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Golden Eagle gets its portrait taken

Golden Eagle gets its portrait taken

Such an absolutely stunning raptor! I’ve been quite close to a Golden in the wild before and their size is something that is hard to appreciate if you haven’t been near one. However, this past weekend I took part in an event that let me get within just a few feet of one and, well, wow! A local wildlife photographer group arranged for a visit with Nature's Educators, a non-profit group that does public outreach events to educate the public on ...

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I see you down there!

I see you down there!

"I see you down there!" A Great Horned Owl owlet checks out the photographer in Thornton, Colorado. My time with this trio was brief but so much fun. I learned about the nest early last week. On the day of this picture, Thursday, two, including this one were in the nest still. One had fallen out of the nest and was perched in a bush on the other side of the trail. The nest day, all three were out of ...

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Some Monday morning serenity with a gorgeous sunrise

Some Monday morning serenity with a gorgeous sunrise

The first day of the workweek is rarely a fun one and Monday oftentimes lives up to its reputation. Rather than feed the fire, here’s an image I snapped this weekend to calm things down. This was actually looking to the north at a 90-degree angle to the sunrise. The rising sun lit up the cool, cotton ball clouds and the reflection colored the ice and water orange. When you get stressed today, just try to think of a scene ...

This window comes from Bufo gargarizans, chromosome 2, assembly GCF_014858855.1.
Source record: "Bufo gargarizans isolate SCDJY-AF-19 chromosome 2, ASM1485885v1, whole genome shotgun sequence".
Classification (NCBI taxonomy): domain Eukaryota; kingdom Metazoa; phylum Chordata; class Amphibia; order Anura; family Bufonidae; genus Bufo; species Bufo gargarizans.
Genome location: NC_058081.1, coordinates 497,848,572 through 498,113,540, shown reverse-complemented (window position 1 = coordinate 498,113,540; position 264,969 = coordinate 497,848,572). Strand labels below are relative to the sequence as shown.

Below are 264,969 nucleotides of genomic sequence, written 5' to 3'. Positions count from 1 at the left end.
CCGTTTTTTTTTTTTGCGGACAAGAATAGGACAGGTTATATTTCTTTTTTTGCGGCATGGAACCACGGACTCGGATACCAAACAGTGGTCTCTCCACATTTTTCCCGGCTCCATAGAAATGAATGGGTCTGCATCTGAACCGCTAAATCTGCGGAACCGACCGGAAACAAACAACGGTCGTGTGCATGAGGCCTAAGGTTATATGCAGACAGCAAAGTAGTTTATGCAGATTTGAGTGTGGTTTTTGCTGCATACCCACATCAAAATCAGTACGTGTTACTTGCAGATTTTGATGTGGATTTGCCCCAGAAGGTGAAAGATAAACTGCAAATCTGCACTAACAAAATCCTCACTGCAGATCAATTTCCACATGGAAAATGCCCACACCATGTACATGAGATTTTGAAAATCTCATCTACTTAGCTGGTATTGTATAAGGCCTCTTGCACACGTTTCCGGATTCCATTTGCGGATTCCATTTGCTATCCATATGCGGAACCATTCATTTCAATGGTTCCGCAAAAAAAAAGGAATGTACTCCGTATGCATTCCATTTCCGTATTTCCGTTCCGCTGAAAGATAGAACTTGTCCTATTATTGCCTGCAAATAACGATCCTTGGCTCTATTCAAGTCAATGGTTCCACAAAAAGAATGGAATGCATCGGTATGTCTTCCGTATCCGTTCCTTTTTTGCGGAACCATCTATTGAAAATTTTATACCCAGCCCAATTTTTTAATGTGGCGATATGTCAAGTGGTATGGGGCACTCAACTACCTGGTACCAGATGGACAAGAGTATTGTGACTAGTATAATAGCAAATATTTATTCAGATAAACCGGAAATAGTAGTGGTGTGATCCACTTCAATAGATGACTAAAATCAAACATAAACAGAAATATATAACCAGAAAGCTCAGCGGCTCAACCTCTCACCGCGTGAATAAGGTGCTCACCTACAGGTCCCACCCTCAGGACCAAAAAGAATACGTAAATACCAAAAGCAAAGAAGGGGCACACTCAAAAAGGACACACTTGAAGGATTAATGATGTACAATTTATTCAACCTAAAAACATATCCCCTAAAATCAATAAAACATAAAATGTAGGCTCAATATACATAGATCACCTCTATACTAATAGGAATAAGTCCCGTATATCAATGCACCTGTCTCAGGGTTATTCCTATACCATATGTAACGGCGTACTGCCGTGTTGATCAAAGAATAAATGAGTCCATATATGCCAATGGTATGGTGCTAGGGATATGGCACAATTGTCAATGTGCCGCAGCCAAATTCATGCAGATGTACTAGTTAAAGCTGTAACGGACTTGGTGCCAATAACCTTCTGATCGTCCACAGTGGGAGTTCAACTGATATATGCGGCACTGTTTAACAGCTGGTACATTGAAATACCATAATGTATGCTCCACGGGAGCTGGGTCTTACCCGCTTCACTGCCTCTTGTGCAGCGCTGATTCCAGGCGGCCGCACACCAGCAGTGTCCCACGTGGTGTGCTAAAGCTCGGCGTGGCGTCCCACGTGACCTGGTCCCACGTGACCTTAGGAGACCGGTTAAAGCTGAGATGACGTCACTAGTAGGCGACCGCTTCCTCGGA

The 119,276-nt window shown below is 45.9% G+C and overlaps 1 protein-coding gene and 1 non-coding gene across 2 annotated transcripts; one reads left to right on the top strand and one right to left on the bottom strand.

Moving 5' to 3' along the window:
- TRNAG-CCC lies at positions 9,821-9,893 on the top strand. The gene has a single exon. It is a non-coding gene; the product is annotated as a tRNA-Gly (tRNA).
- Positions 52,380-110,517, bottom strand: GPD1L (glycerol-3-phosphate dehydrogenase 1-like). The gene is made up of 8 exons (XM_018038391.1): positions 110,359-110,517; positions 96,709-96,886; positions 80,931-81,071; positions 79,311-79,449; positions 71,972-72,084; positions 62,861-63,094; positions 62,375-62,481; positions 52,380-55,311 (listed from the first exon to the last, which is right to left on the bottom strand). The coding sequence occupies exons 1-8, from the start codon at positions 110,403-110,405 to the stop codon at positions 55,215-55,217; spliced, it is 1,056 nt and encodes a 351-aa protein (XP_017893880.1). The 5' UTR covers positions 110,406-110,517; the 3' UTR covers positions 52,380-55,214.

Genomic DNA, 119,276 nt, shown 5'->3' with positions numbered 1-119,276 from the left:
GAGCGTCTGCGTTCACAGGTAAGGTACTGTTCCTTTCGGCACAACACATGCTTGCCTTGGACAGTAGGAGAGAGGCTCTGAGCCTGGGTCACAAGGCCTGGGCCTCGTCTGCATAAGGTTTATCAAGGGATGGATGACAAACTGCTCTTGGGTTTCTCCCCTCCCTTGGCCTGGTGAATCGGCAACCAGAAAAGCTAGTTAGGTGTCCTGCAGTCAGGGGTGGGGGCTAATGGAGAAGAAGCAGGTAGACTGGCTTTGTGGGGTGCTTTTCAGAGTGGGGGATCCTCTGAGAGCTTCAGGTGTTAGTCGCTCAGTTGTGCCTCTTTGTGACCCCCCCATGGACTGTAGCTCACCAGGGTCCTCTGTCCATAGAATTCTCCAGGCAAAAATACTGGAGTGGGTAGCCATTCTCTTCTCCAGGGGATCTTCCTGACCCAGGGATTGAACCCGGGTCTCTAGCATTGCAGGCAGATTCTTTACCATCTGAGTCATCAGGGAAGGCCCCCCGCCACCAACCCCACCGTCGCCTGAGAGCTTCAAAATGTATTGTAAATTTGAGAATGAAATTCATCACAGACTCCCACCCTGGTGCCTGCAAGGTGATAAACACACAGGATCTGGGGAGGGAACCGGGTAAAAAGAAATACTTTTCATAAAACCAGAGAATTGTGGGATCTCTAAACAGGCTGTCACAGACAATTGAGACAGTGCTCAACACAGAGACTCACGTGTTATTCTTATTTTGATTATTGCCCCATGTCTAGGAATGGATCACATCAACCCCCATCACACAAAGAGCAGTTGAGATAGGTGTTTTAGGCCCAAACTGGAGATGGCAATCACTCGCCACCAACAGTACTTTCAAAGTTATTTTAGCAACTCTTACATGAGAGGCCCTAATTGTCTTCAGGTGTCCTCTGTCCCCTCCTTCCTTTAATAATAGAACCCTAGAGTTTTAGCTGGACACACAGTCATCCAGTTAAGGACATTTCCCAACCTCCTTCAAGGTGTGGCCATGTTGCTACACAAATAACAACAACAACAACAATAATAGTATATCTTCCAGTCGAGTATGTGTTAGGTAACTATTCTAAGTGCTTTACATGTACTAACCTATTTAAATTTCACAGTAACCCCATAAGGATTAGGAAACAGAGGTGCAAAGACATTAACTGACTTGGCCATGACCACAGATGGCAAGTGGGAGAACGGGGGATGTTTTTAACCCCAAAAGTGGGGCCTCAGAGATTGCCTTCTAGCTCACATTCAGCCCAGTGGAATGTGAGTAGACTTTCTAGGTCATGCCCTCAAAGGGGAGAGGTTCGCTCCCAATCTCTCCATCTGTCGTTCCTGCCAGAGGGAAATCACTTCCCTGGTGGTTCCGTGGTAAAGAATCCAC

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High key Bison bull head on

High key Bison bull head on

One for Tatanka Tuesday! The Bison herd at Rocky Mountain Arsenal National Wildlife Refuge near Denver, Colorado has seen a half dozen new births this spring. I keep trying but I have yet to get good pics of the little ones as they keep hanging out too far away. This past weekend, some of the big bulls provided a nice consolation prize. Here, one of the big boys marches right toward me. The light was drab due to overcast skies and ...

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The diamond ring

The diamond ring

Oh my. I cannot begin to describe what I experienced yesterday. Eclipse 2017 was everything I had hoped it would be. Breathtaking would be a good word for it. Here you see the ‘diamond ring effect’ – the few seconds right before the eclipse enters totality. Nothing short of amazing! I had planned on driving home right afterwards but unfortunately traffic kept me in place. I did actually start to head for home and didn’t make it two miles before hitting a ...

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Jackrabbit keeps its most notable feature down low